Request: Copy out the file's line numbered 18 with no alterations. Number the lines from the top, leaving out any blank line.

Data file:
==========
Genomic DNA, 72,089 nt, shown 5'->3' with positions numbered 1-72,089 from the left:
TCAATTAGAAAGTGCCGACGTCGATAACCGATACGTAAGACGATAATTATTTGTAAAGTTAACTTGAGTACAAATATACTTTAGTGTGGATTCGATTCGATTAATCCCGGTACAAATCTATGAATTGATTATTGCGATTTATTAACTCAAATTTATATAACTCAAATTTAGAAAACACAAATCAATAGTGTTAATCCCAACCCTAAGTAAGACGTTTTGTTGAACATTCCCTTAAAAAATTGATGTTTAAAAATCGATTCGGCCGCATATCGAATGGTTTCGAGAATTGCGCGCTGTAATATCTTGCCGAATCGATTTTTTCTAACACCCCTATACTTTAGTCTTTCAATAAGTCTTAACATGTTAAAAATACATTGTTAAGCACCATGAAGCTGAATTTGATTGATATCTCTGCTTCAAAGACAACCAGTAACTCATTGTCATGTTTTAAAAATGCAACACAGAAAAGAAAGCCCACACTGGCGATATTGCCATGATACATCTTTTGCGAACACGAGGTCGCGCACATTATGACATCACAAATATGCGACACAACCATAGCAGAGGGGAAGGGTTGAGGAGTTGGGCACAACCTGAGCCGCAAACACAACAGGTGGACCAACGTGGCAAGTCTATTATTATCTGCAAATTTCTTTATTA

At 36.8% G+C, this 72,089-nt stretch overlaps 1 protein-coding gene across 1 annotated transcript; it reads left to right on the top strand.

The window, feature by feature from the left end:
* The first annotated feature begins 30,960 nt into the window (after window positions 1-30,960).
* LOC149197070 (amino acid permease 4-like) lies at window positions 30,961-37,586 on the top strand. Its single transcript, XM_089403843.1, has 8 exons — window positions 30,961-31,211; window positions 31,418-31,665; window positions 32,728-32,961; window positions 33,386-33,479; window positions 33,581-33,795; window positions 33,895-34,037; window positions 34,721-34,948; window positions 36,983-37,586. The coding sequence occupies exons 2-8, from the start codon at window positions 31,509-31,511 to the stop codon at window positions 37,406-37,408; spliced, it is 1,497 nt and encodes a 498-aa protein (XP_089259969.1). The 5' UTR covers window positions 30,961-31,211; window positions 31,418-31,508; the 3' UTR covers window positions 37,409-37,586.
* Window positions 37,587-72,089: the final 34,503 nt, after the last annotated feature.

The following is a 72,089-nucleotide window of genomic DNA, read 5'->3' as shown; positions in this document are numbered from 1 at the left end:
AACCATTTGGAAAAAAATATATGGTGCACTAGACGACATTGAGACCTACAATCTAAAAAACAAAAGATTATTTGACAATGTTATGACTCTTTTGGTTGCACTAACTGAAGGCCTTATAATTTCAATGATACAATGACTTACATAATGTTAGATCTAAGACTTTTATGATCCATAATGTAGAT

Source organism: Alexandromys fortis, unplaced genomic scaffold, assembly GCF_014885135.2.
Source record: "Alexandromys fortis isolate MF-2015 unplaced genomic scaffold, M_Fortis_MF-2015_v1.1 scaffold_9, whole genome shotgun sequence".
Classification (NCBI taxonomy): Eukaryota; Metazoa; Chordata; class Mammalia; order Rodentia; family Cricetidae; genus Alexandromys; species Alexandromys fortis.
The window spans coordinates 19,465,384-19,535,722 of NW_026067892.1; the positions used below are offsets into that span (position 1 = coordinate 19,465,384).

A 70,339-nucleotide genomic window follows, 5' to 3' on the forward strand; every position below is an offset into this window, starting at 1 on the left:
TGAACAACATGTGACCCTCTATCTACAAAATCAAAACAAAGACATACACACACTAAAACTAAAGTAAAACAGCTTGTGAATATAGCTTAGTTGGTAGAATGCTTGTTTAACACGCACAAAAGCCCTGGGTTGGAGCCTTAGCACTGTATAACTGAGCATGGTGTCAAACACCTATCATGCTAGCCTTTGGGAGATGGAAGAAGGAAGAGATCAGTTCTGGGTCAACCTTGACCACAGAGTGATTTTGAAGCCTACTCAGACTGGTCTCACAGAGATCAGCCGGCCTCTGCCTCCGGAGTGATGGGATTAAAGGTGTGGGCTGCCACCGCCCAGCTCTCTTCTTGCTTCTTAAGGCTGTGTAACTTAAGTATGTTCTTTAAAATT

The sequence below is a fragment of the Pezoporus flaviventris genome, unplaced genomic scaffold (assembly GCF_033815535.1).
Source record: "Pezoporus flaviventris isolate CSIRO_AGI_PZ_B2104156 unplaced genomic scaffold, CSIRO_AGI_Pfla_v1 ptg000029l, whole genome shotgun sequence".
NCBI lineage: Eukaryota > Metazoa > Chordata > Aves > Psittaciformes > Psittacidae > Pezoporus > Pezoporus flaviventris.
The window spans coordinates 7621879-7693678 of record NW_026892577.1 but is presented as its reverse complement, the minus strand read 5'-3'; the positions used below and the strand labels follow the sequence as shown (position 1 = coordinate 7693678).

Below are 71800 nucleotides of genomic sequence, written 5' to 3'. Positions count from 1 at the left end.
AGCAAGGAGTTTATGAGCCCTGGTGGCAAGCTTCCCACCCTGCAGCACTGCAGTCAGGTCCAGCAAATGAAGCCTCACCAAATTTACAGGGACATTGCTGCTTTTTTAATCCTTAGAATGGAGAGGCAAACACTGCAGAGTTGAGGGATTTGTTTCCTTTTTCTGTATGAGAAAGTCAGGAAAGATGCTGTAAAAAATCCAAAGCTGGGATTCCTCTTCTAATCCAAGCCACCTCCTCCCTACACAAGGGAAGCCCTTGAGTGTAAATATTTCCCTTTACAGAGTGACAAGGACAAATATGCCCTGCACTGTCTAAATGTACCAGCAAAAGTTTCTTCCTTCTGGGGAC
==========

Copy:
NCBI lineage: Eukaryota > Metazoa > Chordata > Aves > Psittaciformes > Psittacidae > Pezoporus > Pezoporus flaviventris.